The number of UK workers on payrolls fell by more than 600,000 between March and May as lockdown hit Britain’s labour market, according to the Office for National Statistics (ONS).
The ONS said early estimates showed the number of paid employees dropped by 2.1% or 612,000 in May compared with March.
The number of people temporarily away from work, including furloughed workers, rose by six million at the end of March into April.
The ONS said jobless claims under Universal Credit jumped 23.3% month-on-month in May to 2.8 million and soared 125.9% or 1.6 million since March when the UK was placed in lockdown.
Jonathan Athow, deputy national statistician for economic statistics at the ONS, said: “The slowdown in the economy is now visibly hitting the labour market, especially in terms of hours worked.
“Early indicators for May show that the number of employees on payrolls were down over 600,000 compared with March.
“The Claimant Count was up again, though not all of these people are necessarily unemployed.”
He added: “More detailed employment data up to April show a dramatic drop in the number of hours worked, which were down almost 9% in the latest period, partly due to a six million rise in people away from work, including those furloughed.”
It comes as more than one million people have fallen through the cracks of the Government’s support schemes designed to keep them afloat during the coronavirus crisis, MPs have warned.
The Treasury Select Committee called on ministers to fill gaps in its schemes by finding ways to protect many freelancers and recent employees who have been unable to access support.
MPs said that Chancellor Rishi Sunak must live up to his promise to do whatever it takes to help people through the economic destruction wrought by the Covid-19 pandemic.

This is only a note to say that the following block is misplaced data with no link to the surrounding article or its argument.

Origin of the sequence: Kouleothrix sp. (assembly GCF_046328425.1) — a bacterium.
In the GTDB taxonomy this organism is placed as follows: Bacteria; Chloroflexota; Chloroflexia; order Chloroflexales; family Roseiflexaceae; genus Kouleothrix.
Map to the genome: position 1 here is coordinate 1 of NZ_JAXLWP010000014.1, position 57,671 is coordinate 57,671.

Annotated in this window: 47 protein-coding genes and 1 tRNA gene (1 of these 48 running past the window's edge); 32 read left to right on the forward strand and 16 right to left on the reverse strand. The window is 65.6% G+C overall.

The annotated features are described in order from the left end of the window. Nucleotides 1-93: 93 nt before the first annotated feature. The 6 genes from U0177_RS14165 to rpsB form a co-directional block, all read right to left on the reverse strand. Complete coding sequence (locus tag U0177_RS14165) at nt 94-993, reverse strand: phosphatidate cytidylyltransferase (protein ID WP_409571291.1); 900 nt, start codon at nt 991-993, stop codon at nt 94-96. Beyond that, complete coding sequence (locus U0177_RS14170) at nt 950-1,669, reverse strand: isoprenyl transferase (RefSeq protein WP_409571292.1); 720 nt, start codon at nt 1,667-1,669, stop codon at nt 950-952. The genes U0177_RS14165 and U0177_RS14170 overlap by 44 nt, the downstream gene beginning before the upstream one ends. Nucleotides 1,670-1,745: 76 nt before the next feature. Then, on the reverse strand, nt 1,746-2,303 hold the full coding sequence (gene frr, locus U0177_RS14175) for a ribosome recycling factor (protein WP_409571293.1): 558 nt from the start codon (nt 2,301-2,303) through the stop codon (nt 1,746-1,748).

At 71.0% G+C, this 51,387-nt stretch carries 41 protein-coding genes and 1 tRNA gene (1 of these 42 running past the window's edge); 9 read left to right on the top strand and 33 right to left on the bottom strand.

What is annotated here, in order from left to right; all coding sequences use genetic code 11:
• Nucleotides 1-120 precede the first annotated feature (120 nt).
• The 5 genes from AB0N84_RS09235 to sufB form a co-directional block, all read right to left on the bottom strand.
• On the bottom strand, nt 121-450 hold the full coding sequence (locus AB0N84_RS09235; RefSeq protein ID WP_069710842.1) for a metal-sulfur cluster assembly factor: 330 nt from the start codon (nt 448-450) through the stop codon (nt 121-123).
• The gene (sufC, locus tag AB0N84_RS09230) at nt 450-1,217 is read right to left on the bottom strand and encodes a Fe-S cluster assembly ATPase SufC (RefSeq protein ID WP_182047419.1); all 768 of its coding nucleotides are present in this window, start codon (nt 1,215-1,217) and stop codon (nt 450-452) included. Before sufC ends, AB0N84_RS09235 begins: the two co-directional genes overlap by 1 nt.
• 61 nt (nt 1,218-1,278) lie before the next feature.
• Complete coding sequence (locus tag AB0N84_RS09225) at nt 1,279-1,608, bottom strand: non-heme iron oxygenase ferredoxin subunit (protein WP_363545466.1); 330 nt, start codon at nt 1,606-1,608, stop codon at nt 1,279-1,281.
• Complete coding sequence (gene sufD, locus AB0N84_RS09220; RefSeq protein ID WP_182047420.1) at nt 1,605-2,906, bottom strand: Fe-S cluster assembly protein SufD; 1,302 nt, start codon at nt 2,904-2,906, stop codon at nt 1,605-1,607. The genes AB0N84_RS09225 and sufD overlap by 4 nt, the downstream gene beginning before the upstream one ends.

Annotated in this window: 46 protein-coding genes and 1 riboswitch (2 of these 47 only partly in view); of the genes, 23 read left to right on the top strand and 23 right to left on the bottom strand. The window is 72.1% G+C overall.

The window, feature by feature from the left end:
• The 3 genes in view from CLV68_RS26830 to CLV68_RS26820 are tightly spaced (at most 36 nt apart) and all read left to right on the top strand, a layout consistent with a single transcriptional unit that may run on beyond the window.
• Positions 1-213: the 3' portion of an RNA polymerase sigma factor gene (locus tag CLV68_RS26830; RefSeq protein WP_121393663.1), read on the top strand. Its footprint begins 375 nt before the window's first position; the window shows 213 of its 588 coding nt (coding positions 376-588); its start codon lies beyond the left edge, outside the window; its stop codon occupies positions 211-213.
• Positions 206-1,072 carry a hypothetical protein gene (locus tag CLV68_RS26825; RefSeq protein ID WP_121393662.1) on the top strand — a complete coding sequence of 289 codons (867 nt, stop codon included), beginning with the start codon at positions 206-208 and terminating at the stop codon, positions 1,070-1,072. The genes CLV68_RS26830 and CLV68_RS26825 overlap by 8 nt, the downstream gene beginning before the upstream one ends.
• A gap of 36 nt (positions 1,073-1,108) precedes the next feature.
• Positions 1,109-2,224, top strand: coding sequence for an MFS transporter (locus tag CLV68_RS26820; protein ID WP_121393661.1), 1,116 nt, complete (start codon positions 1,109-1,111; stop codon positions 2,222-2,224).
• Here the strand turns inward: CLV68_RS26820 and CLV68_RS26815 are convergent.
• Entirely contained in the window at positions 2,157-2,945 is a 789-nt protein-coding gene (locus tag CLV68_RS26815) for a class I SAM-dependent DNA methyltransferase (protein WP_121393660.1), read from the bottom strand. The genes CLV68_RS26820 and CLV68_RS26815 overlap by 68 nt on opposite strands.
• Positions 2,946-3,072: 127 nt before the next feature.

“The Treasury’s interventions have been welcomed by many but rolling out financial support at pace and scale has inevitably resulted in some hard edges in policy design and some critical gaps in provision,” the committee said in a report published Monday.
“The Government must assist these people if it is to completely fulfil its promise to do whatever it takes to protect people from the economic impact of coronavirus.”
Hundreds of thousands of newly employed workers are “though no fault of their own” some of those who have fallen through the cracks, the MPs said.
When lockdown first started, the Treasury said it would cover up to 80% of the salaries of workers who were unable to do their job from home.
But those who started a new job after the Government’s February 28 cut-off date are not covered by the scheme.
Although this was later extended by three weeks, many have still been left behind, the committee said.
“Many individuals who had started work before the cut-off date and were still ineligible for support because their employer had not submitted the required paperwork to add them to the payroll,” the MPs wrote.
When they asked Her Majesty’s Revenue and Customs whether employment contracts could be used as evidence, MPs were told it would take too long.
“What we have to do here is get a scheme set up very rapidly; time really has been the enemy of perfection in this,” HMRC said.
The MPs urged ministers to find a way to extend eligibility criteria to all new starters.
The committee also said the Government is failing to help those who have become self-employed within the last year and those whose companies have annual trading profits of more than £50,000.
It also said freelancers and people on short-term contracts, not least in TV and theatre, will not be covered by the schemes, nor are company directors who take their salaries as dividends.
Treasury Select Committee chairman Mel Stride said: “The Chancellor has said that he will do whatever it takes to support people and businesses from the economic impact of the pandemic.
“Overall, he has acted at impressive scale and pace.
“However, the committee has identified well over a million people who, through no fault of their own, have lost livelihoods while being locked down and locked out of the main support programmes.
“If it is to be fair and completely fulfil its promise of doing whatever it takes, the Government should urgently enact our recommendations to help those who have fallen through the gaps.”
A Treasury Spokesperson said: “The swift and targeted action we’ve taken has protected millions of jobs and livelihoods and our interventions have been rightly welcomed by the select committee.
“Our wide-ranging support package is one of the most comprehensive in the world – with generous income support schemes, billions paid in loans and grants, tax deferrals and more than £6.5 billion injected into the welfare safety net.
“All our support is targeted to make sure we use public funds responsibly, helping those who need it most as quickly as possible, while minimising fraud risk.”